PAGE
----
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Lilí Ledy, the legendary Mexican toy brand that died for a union in 1985

Almost 40 years after the extinction of the Lilí Ledy factory, it is considered a cult factory in the world of toys.

Vía México Desconocido

To the rescue of Star Wars fans

In 1977, Mexicans were crazy after seeing the first Star Wars movie . Children, adolescents and adults in Mexico wanted to have the toys from the George Lucas film as soon as possible, which was impossible if they did not have a relative in the United States or the budget to travel to that country. Fortunately, the Mexican toy factory Lilí Ledy came to the rescue.

They made a deal with their American colleagues at Kenner Products to pass them rights, ship molds, and Star Wars action figures to manufacture domestically, and they did. The result was that thousands of young and old from Tijuana to Yucatán were able to access the toys of the intergalactic saga at a good price and competitive quality.

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Lilí Ledy dolls

But this was not Lilí Ledy’s first feat, because before he had already made history, he launched his successful Belinda Lilí, Rosalinda Lilí, Carolinda Lilí and Leonora Lilí dolls that operated with mini discs housed in his spinal cord that made it possible for them to speak. The company patented this system, which did not prevent some Italian toy makers from copying it under the name ” Ozen ” and implementing it for their Sebino dolls .

Another success for the Mexican company was the launch of the sophisticated Barbara and Señorita Lilí dolls, a copy of the Barbie that had stopped being sold in Mexico due to a breach of contract by Mattel . The rescue of Lilí Ledy so that Mexican childhood had access to a fashionable toy in the United States was about others.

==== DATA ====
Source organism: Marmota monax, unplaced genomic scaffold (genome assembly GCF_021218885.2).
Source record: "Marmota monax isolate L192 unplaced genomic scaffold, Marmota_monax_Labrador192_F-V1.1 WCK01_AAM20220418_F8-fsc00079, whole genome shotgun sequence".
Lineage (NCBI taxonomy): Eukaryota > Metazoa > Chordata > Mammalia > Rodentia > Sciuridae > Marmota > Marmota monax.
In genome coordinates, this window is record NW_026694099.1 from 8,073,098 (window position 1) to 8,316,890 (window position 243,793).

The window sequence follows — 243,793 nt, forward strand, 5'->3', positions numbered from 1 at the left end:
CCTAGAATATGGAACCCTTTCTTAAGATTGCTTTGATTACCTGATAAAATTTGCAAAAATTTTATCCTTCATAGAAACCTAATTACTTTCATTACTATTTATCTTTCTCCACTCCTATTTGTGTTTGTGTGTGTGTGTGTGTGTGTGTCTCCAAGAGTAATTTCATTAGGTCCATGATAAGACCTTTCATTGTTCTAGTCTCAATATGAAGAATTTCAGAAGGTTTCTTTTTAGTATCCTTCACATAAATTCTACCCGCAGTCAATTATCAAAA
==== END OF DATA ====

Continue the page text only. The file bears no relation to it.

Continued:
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The Mexican oven, figures and GI Joe

At the same time, the Mexican company produced the Lilí Ledy Magic Oven , which with the help of a light inside it could bake cakes made with Pronto flour .

And before, in 1966, they manufactured in national territory a toy that allowed creating unreal and hypnotizing geometric figures with a pen, which he called Spirograph (in its manual and electric versions), which he was able to reproduce thanks to the fact that since then he already had dealings with Kenner. owner of the rights to the ” Spirograph “.

They also reproduced in Mexico the Action Adventurers , the Mexican version of the GI Joe that in the United States were manufactured by Hasbro . Not only did the Mexican figurines have the same quality as the American ones, but Lilí Ledy even added her patented voice system to the doll called Comandante Parlante , which made it a sales hit .

Cars

So also toys from this Mexican factory became a legend in Mexico such as the Thunderbird Ledí car (one of the emblematic pieces of the Toy Museum of Mexico City ), the Batmobile , the electric highways with a current transformer such as ” La Autopista 500 miles ” and the “ Selectrónica Carretera Panamericana ”, both with electrical systems, lights, lap counter, in short, technology that without Lilí Ledy it was difficult for the bulk of Mexican childhood to have.